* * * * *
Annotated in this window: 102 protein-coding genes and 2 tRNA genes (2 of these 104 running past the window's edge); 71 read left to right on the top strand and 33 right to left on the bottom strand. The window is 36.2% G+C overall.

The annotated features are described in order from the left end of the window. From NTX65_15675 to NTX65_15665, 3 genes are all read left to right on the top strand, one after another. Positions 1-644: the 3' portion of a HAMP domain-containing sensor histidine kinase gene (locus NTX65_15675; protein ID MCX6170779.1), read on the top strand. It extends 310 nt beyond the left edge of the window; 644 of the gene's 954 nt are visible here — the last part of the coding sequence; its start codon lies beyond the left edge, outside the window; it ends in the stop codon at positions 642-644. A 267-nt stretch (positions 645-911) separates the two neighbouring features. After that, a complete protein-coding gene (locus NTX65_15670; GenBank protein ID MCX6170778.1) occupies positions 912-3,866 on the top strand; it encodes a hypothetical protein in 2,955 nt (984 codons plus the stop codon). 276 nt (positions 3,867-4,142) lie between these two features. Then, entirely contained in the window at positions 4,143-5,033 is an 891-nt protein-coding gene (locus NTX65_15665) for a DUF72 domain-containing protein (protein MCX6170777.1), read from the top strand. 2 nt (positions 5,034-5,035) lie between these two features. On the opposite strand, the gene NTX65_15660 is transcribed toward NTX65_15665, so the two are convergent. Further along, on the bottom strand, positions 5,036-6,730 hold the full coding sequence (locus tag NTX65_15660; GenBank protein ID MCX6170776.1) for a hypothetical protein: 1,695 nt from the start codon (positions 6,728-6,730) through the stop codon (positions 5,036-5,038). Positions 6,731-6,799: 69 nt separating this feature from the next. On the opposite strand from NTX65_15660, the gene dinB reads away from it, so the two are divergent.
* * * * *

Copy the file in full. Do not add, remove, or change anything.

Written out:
Annotated in this window: 102 protein-coding genes and 2 tRNA genes (2 of these 104 running past the window's edge); 71 read left to right on the top strand and 33 right to left on the bottom strand. The window is 36.2% G+C overall.

The annotated features are described in order from the left end of the window. From NTX65_15675 to NTX65_15665, 3 genes are all read left to right on the top strand, one after another. Positions 1-644: the 3' portion of a HAMP domain-containing sensor histidine kinase gene (locus NTX65_15675; protein ID MCX6170779.1), read on the top strand. It extends 310 nt beyond the left edge of the window; 644 of the gene's 954 nt are visible here — the last part of the coding sequence; its start codon lies beyond the left edge, outside the window; it ends in the stop codon at positions 642-644. A 267-nt stretch (positions 645-911) separates the two neighbouring features. After that, a complete protein-coding gene (locus NTX65_15670; GenBank protein ID MCX6170778.1) occupies positions 912-3,866 on the top strand; it encodes a hypothetical protein in 2,955 nt (984 codons plus the stop codon). 276 nt (positions 3,867-4,142) lie between these two features. Then, entirely contained in the window at positions 4,143-5,033 is an 891-nt protein-coding gene (locus NTX65_15665) for a DUF72 domain-containing protein (protein MCX6170777.1), read from the top strand. 2 nt (positions 5,034-5,035) lie between these two features. On the opposite strand, the gene NTX65_15660 is transcribed toward NTX65_15665, so the two are convergent. Further along, on the bottom strand, positions 5,036-6,730 hold the full coding sequence (locus tag NTX65_15660; GenBank protein ID MCX6170776.1) for a hypothetical protein: 1,695 nt from the start codon (positions 6,728-6,730) through the stop codon (positions 5,036-5,038). Positions 6,731-6,799: 69 nt separating this feature from the next. On the opposite strand from NTX65_15660, the gene dinB reads away from it, so the two are divergent.